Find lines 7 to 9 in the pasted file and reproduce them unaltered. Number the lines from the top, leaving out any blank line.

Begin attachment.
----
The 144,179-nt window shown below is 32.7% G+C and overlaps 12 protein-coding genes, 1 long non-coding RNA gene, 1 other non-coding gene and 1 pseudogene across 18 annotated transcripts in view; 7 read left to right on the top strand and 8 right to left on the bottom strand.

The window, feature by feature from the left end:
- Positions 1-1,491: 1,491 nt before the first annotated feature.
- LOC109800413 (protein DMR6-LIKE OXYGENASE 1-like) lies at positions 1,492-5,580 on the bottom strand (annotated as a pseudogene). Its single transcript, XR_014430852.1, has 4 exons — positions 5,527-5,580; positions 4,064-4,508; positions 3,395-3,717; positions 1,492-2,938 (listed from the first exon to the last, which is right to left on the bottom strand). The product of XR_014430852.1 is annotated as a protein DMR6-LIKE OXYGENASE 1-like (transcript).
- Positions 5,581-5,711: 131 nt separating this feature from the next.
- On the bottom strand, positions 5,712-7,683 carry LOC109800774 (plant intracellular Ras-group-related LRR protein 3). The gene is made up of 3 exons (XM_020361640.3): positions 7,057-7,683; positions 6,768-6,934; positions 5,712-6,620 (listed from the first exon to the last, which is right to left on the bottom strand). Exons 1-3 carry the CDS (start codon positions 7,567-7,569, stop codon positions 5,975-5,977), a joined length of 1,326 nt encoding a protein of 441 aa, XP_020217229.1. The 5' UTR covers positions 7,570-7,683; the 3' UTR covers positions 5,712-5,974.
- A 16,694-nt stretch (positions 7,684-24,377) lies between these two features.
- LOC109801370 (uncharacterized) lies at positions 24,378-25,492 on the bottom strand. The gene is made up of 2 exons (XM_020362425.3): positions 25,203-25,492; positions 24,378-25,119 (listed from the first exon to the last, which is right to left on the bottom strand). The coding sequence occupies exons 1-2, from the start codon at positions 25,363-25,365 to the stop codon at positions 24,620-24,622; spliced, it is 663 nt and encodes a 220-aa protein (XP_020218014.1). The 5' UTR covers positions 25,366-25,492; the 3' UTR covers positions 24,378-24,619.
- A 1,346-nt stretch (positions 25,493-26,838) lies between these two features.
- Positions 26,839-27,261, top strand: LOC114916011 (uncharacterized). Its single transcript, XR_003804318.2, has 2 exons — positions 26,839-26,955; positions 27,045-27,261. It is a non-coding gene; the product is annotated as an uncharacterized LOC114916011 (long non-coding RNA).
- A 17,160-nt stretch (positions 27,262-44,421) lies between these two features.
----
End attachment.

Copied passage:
- A 16,694-nt stretch (positions 7,684-24,377) lies between these two features.
- LOC109801370 (uncharacterized) lies at positions 24,378-25,492 on the bottom strand. The gene is made up of 2 exons (XM_020362425.3): positions 25,203-25,492; positions 24,378-25,119 (listed from the first exon to the last, which is right to left on the bottom strand). The coding sequence occupies exons 1-2, from the start codon at positions 25,363-25,365 to the stop codon at positions 24,620-24,622; spliced, it is 663 nt and encodes a 220-aa protein (XP_020218014.1). The 5' UTR covers positions 25,366-25,492; the 3' UTR covers positions 24,378-24,619.
- A 1,346-nt stretch (positions 25,493-26,838) lies between these two features.